3 Tips for Finding a Physical Therapy Job in a New City

3 Tips for Finding a Physical Therapy Job in a New City

We're thrilled to welcome a new guest blogger, Andrew Lisa, to our growing roster of contributors. Today Andrew offers up a few tips for PTs (and any rehab professional, really) looking to relocate to a new city. Interested in becoming a contributor? Get in touch today!  Physical therapy is a noble and important job that brings relief, hope, and happiness to countless people whose lives would otherwise be dominated by pain, anxiety, and uncertainty. When a physical therapist relocates from one city to another, his or her patients are left finding another professional to fill the void - and the therapist is stuck looking for a job in a new city. Follow this guide to finding a new job as a physical therapist in your new hometown.

Leave Amicably

A reference from your last employer often carries as much weight as your resume or interview. Make sure that the hustle, bustle, and stress of an impending move doesn't nudge you into neglecting the parting weeks or months of your current job. Make sure you give plenty of notice - two weeks is standard, a month is preferable - so your current employers (and patients) have time to find an appropriate replacement. Discuss your departure openly and honestly, and ask for letters of reference so prospective employers don't repeatedly bother them with phone calls.

The APTA Career Center

The American Physical Therapy Association, or APTA, has a comprehensive resource dedicated solely to helping therapists find work or continue learning. The APTA's Careers and Learning page can help you find jobs, locate courses and conferences, manage and develop your career, and utilize self-assessment tools. The APTA also provides a great resource that can aid you in hooking up with similar trade organizations that can help you in your journey.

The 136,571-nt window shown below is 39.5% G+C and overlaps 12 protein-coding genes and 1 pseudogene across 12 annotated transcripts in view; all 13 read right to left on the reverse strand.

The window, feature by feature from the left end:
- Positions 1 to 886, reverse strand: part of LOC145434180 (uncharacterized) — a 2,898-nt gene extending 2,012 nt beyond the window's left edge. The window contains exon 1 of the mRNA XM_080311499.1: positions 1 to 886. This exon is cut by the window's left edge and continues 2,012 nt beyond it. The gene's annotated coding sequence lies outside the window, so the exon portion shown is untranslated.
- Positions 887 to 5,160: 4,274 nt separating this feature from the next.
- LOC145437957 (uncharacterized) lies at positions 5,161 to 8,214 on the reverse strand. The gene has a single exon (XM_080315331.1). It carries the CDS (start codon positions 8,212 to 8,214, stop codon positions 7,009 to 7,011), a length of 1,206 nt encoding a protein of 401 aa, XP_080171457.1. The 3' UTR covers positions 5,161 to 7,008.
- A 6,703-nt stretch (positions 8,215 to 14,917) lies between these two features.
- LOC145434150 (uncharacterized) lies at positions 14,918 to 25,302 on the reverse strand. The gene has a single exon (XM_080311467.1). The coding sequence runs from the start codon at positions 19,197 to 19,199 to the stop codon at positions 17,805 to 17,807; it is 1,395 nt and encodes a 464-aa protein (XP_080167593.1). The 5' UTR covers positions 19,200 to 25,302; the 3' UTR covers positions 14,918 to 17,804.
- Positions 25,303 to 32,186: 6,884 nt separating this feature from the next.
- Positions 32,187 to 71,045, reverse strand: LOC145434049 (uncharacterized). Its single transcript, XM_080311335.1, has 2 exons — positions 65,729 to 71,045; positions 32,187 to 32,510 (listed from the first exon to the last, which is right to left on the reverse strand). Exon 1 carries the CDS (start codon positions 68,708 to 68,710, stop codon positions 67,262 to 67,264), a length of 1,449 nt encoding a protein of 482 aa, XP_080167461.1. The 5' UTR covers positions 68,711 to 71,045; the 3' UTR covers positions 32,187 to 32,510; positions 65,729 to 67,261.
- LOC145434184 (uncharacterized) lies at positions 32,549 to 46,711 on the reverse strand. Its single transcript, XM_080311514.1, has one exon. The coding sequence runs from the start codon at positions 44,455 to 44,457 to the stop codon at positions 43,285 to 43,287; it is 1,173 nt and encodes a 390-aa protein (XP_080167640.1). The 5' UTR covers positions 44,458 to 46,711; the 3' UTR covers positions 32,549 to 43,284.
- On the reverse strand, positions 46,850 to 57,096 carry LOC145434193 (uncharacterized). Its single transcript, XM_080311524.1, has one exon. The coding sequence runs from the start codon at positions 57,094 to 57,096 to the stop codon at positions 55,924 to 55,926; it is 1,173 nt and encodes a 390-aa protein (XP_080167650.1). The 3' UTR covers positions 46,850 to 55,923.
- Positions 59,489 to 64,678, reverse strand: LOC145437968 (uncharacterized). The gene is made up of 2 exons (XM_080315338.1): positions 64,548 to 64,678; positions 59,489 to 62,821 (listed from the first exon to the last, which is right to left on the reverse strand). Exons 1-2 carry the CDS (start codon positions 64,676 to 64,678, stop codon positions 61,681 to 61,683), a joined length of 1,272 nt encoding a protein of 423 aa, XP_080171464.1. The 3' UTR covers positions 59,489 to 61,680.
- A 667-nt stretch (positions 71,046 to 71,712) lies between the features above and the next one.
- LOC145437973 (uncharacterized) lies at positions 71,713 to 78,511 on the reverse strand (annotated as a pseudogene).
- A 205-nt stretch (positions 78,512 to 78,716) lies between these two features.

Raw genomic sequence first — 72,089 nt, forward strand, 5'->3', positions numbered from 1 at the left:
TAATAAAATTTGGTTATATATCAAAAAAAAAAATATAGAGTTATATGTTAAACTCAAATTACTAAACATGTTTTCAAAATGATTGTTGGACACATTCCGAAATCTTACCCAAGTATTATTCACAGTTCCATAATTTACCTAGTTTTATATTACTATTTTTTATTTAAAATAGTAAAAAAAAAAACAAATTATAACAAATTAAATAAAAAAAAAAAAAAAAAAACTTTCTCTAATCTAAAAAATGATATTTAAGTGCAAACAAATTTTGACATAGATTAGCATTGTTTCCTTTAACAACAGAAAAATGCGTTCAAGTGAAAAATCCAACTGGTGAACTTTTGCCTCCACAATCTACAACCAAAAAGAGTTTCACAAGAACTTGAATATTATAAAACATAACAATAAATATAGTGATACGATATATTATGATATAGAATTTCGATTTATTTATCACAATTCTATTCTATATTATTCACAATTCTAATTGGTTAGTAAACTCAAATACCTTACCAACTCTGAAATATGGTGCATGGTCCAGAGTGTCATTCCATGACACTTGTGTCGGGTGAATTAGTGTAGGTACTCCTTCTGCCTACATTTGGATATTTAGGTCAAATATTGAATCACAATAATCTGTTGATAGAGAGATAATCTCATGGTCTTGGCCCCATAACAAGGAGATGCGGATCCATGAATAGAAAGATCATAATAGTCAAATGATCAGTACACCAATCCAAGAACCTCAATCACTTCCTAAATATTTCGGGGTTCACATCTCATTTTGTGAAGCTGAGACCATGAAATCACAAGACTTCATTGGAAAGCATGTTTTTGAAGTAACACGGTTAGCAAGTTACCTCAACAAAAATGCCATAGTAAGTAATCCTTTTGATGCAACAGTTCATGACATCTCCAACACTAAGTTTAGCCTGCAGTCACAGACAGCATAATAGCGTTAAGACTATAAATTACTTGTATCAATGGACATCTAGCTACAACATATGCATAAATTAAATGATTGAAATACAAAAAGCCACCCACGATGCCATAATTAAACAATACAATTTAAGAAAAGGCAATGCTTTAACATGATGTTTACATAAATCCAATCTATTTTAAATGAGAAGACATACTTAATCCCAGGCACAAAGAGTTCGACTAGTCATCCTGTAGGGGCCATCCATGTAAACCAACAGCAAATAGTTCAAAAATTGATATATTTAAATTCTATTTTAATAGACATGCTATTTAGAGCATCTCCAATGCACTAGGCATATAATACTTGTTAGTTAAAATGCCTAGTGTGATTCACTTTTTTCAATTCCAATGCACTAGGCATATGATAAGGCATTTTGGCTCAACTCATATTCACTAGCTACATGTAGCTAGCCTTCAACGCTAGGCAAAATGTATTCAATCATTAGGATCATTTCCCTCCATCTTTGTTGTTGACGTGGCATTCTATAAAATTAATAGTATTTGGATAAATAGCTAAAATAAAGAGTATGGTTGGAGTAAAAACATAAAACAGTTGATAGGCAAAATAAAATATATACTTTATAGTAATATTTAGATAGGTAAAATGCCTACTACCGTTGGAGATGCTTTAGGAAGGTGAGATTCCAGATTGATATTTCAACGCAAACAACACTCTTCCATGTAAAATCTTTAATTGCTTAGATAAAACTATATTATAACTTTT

Because it deals with healthcare, physical therapy is a highly regulated industry. The rules and regulations that govern education, licensing, standards, and practices of the industry vary widely from state to state. Some states honor out-of-state licenses; others require in-state renewals. Protocols and fees vary depending on location. Make sure you're up to date on your license and are well aware of the unique rules and requirements of the city to which you're moving. The Federation of State Boards of Physical Therapy has all the jurisdictional information you'll need to make sure you're in full compliance. Packing up and making a go of it in a new city is challenging no matter what you do for a living. For physical therapists, an entire new set of challenges awaits. Like any healthcare occupation, physical therapy is a career based on trust. Building a new client base will take time and effort. Use social media to clear a path before you arrive. Friend people in related fields on Facebook and follow conversations on Twitter relevant to your specific niche. Always leave on good terms with your current job, and make sure your licenses are in order before you arrive.

About The Author

Andrew Lisa is a freelance writer living in Los Angeles. He writes about careers, job relocation and profiles online profile management sites such as Reputation.com.
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